How prevalent is DNS Changer? Rod Rasmussen, a member of the DNS Changer Working Group, said that in early February 2012, the malware was infecting machines used by half of all Fortune 500 companies as well as 27 out of 55 government agencies. But by the end of that month, he said that infection rates appeared to have dropped to 94 companies and just three agencies.
[ Proactivity is key in defending against cyber threats. Read more at Anonymous Vs. DNS System: Lessons For Enterprise IT. ]
In November 2011, the bureau, working with Estonian authorities, helped bust the Estonian gang behind the DNS Changer botnet. Authorities accused the gang of conducting a four-year campaign that generated at least $14 million, largely through click fraud.
The criminals allegedly used the malware to reroute infected machines to their own rogue DNS servers. That meant that even after the FBI helped bust the suspected botnet operators, anyone whose machine was infected with the malware would still be relying on the rogue DNS servers to be able to surf the Internet.
Accordingly, the bureau said that it would continue to support the DNS servers for another four months, although it disabled the command-and-control infrastructure underlying the botnet and said it wasn't monitoring any of the traffic traveling over the DNS servers. In addition, the FBI said that it had "provided information to ISPs that can be used to redirect their users from the rogue DNS servers to the ISPs' own legitimate servers."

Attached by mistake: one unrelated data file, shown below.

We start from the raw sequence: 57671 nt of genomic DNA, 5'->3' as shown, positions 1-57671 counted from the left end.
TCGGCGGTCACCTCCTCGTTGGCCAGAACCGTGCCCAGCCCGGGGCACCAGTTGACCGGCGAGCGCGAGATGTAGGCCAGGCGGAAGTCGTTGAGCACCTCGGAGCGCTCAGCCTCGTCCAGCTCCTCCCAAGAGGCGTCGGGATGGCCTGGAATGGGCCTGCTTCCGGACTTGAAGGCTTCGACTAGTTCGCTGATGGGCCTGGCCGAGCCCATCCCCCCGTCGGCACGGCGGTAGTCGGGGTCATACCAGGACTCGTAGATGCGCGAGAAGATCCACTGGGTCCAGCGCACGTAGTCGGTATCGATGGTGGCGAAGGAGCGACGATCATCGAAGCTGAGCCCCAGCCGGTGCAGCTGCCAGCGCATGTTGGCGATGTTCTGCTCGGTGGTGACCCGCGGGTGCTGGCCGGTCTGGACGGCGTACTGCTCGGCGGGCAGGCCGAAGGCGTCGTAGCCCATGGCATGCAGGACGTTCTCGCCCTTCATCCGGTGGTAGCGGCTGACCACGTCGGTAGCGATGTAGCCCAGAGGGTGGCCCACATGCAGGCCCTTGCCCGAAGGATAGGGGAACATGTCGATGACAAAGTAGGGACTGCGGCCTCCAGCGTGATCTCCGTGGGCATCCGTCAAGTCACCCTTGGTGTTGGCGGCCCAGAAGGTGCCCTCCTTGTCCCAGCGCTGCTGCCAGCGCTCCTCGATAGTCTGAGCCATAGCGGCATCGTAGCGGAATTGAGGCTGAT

With that deadline fast approaching, however, and many machines apparently still infected with DNS Changer, on March 12 the FBI secured a court order "authorizing the Internet Systems Consortium (ISC) to deploy and maintain temporary clean DNS servers," according to a statement released by the FBI.
Because this solution costs money, it's temporary and is intended only to buy "additional time for victims to clean affected computers and restore their normal DNS settings," according to the FBI. "The clean DNS servers will be turned off on July 9, 2012, and computers still impacted by DNSChanger may lose Internet connectivity at that time."
In other words, anyone whose machine is infected with the malware has about two months left to eradicate it or lose Internet access. At that point, to eliminate the malware and restore their correct DNS settings, users will need to download antivirus software--using another PC--and install it on their PC; for example, by using a USB key.
Hacktivist and cybercriminal threats concern IT teams most, our first Federal Government Cybersecurity Survey reveals. Here's how they're fighting back. Also in the new, all-digital Top Federal IT Threats issue of InformqtionWeek Government: Why federal efforts to cut IT costs don't go far enough, and how the State Department is enhancing security. (Free registration required.)